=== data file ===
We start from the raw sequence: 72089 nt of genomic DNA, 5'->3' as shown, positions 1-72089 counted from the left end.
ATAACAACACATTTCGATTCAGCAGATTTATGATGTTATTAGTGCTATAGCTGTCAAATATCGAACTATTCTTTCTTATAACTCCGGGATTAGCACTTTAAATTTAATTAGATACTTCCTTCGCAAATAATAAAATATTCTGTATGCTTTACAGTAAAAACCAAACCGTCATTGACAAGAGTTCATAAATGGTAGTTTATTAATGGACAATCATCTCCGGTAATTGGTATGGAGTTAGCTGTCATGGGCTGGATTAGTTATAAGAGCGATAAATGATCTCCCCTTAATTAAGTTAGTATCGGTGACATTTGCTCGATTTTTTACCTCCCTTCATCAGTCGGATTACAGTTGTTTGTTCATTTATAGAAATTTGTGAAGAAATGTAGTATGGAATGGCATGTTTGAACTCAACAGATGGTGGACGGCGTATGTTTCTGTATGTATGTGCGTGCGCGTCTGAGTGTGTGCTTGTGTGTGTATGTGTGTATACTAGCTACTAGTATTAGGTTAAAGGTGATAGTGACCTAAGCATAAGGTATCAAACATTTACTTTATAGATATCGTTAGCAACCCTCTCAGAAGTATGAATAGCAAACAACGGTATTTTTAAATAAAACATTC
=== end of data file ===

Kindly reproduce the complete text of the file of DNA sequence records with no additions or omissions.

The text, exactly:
We start from the raw sequence: 72089 nt of genomic DNA, 5'->3' as shown, positions 1-72089 counted from the left end.
ATAACAACACATTTCGATTCAGCAGATTTATGATGTTATTAGTGCTATAGCTGTCAAATATCGAACTATTCTTTCTTATAACTCCGGGATTAGCACTTTAAATTTAATTAGATACTTCCTTCGCAAATAATAAAATATTCTGTATGCTTTACAGTAAAAACCAAACCGTCATTGACAAGAGTTCATAAATGGTAGTTTATTAATGGACAATCATCTCCGGTAATTGGTATGGAGTTAGCTGTCATGGGCTGGATTAGTTATAAGAGCGATAAATGATCTCCCCTTAATTAAGTTAGTATCGGTGACATTTGCTCGATTTTTTACCTCCCTTCATCAGTCGGATTACAGTTGTTTGTTCATTTATAGAAATTTGTGAAGAAATGTAGTATGGAATGGCATGTTTGAACTCAACAGATGGTGGACGGCGTATGTTTCTGTATGTATGTGCGTGCGCGTCTGAGTGTGTGCTTGTGTGTGTATGTGTGTATACTAGCTACTAGTATTAGGTTAAAGGTGATAGTGACCTAAGCATAAGGTATCAAACATTTACTTTATAGATATCGTTAGCAACCCTCTCAGAAGTATGAATAGCAAACAACGGTATTTTTAAATAAAACATTC